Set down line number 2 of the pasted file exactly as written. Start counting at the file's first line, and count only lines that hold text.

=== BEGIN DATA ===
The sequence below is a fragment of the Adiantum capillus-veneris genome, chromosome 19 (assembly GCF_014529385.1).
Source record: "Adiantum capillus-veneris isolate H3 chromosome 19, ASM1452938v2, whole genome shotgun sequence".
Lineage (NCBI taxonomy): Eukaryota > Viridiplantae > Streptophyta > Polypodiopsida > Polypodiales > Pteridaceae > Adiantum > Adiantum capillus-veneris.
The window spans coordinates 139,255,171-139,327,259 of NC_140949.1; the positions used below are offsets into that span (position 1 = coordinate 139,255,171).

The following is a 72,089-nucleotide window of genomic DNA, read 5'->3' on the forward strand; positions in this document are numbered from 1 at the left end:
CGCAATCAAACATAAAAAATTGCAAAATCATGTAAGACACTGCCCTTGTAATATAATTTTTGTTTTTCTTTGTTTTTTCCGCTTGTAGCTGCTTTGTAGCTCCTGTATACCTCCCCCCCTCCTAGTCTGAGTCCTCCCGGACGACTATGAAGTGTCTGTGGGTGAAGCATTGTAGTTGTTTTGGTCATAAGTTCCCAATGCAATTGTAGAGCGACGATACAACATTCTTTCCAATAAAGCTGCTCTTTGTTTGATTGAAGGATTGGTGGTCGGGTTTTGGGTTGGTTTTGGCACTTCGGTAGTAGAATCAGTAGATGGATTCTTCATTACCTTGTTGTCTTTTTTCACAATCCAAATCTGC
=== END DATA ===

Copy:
Source record: "Adiantum capillus-veneris isolate H3 chromosome 19, ASM1452938v2, whole genome shotgun sequence".